Researchers from Japan have reported that infection with a bacterium known as Helicobacter pylori was present in 72% of patients with MALT lymphoma of the stomach. Antibiotic therapy effectively treated MALT lymphoma of the stomach in a majority of patients infected with Helicobacter pylori. Among patients who were negative for Helicobacter pylori or resistant to antibiotics, treatment with radiation therapy produced good local control of MALT lymphoma of the stomach. These results were published in the journal Helicobacter.
Researchers have long known that a bacterium, Helicobacter pylori, is associated with a certain type of low-grade non-Hodgkin’s lymphoma referred to as mucosa-associated lymphoid tissue (MALT) lymphoma.
MALT lymphoma develops outside of lymph nodes, most commonly in the stomach, salivary glands, lungs, or thyroid. Treatment of Helicobacter pylori infection with antibiotics results in complete disappearance of lymphoma in some patients with early-stage MALT lymphoma of the stomach.
To further evaluate different treatment approaches for MALT lymphoma of the stomach, researchers in Japan conducted a study among 57 patients with the disease. They observed the following:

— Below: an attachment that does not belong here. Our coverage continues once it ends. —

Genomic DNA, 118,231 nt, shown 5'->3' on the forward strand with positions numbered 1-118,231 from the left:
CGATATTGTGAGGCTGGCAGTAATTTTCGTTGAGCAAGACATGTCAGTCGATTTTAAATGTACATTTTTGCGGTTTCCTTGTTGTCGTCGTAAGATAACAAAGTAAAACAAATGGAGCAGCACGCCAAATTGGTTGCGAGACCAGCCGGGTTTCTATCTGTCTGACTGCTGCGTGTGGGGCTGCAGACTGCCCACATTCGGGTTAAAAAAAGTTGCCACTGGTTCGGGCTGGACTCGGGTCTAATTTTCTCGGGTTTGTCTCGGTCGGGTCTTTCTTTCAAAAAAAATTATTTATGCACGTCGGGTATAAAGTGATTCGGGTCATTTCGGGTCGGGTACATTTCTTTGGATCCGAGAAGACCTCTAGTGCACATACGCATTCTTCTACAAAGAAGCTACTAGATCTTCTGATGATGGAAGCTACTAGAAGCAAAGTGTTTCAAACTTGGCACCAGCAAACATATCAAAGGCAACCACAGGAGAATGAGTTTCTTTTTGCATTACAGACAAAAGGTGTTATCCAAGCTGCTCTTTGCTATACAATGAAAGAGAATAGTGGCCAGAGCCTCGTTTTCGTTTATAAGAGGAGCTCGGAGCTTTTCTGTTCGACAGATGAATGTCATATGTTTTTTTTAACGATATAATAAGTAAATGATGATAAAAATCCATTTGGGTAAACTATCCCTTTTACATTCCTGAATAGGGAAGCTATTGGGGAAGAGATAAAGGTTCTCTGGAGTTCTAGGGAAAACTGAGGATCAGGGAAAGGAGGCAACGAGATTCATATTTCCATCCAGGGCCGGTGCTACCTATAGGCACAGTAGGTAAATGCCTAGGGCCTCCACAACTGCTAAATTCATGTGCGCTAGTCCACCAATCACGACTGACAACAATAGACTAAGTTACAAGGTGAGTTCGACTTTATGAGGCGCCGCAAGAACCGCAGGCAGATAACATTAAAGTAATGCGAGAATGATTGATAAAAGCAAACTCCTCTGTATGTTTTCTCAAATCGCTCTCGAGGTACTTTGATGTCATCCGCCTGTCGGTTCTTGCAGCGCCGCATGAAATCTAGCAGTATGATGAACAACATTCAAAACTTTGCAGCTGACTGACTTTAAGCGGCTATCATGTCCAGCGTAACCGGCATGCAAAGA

- Helicobacter pylori was identified in 41 of the 57 patients (72%). The researchers did not find clinical differences between patients with and without Helicobacter pylori infection.
- Among patients with Helicobacter pylori infection, 74% responded to treatment with antibiotics.
- Among patients without Helicobacter pylori infection, one out of nine (11%) responded to treatment with antibiotics.
- Radiation therapy was administered to 14 patients with antibiotic-resistant or Helicobacter pylori-negative MALT lymphoma. Local control of lymphoma was achieved in 93% of these patients, but three had a distant recurrence of lymphoma.
- Two patients with Helicobacter pylori-negative MALT lymphoma of the stomach died of diffuse large B-cell lymphoma.
The researchers concluded that radiation therapy was effective local therapy for Helicobacter pylori-negative or antibiotic-resistant MALT lymphoma of the stomach, but that some patients have distant recurrences and progression to aggressive lymphoma.
Reference: Akamatsu T, Mochizuki T, Okiyama Y et al. Comparison of Localized Gastric Mucosa-Associated Lymphoid Tissue (MALT) Lymphoma With and Without Helicobacter pylori Infection. Helicobacter. 2006; 11:86-95.